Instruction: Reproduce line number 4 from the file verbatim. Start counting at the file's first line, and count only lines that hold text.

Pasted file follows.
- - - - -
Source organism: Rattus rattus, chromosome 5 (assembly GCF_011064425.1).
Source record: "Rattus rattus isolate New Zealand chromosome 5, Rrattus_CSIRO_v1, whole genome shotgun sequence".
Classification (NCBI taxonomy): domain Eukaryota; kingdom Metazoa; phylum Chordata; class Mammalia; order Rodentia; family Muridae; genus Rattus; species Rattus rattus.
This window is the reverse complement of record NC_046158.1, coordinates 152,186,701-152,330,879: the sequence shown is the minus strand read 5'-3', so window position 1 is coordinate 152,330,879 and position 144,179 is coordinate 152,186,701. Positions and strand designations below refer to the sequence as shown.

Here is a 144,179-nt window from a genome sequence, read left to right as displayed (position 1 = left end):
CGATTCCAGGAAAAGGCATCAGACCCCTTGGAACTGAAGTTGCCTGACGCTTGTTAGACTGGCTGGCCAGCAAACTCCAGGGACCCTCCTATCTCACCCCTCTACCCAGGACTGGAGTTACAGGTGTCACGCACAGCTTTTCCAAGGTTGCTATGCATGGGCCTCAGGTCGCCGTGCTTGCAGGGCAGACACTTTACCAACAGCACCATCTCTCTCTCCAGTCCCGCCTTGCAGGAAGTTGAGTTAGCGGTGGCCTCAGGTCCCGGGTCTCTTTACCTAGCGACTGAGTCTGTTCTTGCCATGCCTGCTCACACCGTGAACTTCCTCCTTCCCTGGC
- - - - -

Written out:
This window is the reverse complement of record NC_046158.1, coordinates 152,186,701-152,330,879: the sequence shown is the minus strand read 5'-3', so window position 1 is coordinate 152,330,879 and position 144,179 is coordinate 152,186,701. Positions and strand designations below refer to the sequence as shown.